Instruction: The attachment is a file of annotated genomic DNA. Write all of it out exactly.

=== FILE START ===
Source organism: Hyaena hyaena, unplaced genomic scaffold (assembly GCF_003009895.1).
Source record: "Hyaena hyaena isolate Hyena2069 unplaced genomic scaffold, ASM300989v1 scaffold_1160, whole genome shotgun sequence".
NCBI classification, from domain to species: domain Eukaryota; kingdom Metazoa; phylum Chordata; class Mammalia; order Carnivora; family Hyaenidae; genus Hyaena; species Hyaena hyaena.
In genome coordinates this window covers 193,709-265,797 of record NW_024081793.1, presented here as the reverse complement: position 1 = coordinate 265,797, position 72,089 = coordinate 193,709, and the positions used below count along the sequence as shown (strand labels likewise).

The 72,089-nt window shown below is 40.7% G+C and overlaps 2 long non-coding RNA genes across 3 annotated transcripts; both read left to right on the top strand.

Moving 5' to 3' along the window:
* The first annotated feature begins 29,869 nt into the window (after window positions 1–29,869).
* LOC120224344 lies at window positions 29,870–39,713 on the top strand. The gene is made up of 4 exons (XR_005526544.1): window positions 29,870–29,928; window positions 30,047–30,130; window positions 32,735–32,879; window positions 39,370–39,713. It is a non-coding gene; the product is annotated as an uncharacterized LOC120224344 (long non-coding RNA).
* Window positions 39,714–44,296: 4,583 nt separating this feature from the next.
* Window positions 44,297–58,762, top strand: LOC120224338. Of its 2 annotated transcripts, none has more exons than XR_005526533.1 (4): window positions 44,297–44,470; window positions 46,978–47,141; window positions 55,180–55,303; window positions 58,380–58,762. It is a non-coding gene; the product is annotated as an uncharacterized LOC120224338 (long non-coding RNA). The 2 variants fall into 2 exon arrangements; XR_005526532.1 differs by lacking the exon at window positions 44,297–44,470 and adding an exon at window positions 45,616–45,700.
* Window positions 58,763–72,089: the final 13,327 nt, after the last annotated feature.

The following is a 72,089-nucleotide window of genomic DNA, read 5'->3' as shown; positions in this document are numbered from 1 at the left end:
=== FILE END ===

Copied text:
Source organism: Hyaena hyaena, unplaced genomic scaffold (assembly GCF_003009895.1).
Source record: "Hyaena hyaena isolate Hyena2069 unplaced genomic scaffold, ASM300989v1 scaffold_1160, whole genome shotgun sequence".
NCBI classification, from domain to species: domain Eukaryota; kingdom Metazoa; phylum Chordata; class Mammalia; order Carnivora; family Hyaenidae; genus Hyaena; species Hyaena hyaena.
In genome coordinates this window covers 193,709-265,797 of record NW_024081793.1, presented here as the reverse complement: position 1 = coordinate 265,797, position 72,089 = coordinate 193,709, and the positions used below count along the sequence as shown (strand labels likewise).

The 72,089-nt window shown below is 40.7% G+C and overlaps 2 long non-coding RNA genes across 3 annotated transcripts; both read left to right on the top strand.

Moving 5' to 3' along the window:
* The first annotated feature begins 29,869 nt into the window (after window positions 1–29,869).
* LOC120224344 lies at window positions 29,870–39,713 on the top strand. The gene is made up of 4 exons (XR_005526544.1): window positions 29,870–29,928; window positions 30,047–30,130; window positions 32,735–32,879; window positions 39,370–39,713. It is a non-coding gene; the product is annotated as an uncharacterized LOC120224344 (long non-coding RNA).
* Window positions 39,714–44,296: 4,583 nt separating this feature from the next.
* Window positions 44,297–58,762, top strand: LOC120224338. Of its 2 annotated transcripts, none has more exons than XR_005526533.1 (4): window positions 44,297–44,470; window positions 46,978–47,141; window positions 55,180–55,303; window positions 58,380–58,762. It is a non-coding gene; the product is annotated as an uncharacterized LOC120224338 (long non-coding RNA). The 2 variants fall into 2 exon arrangements; XR_005526532.1 differs by lacking the exon at window positions 44,297–44,470 and adding an exon at window positions 45,616–45,700.
* Window positions 58,763–72,089: the final 13,327 nt, after the last annotated feature.

The following is a 72,089-nucleotide window of genomic DNA, read 5'->3' as shown; positions in this document are numbered from 1 at the left end: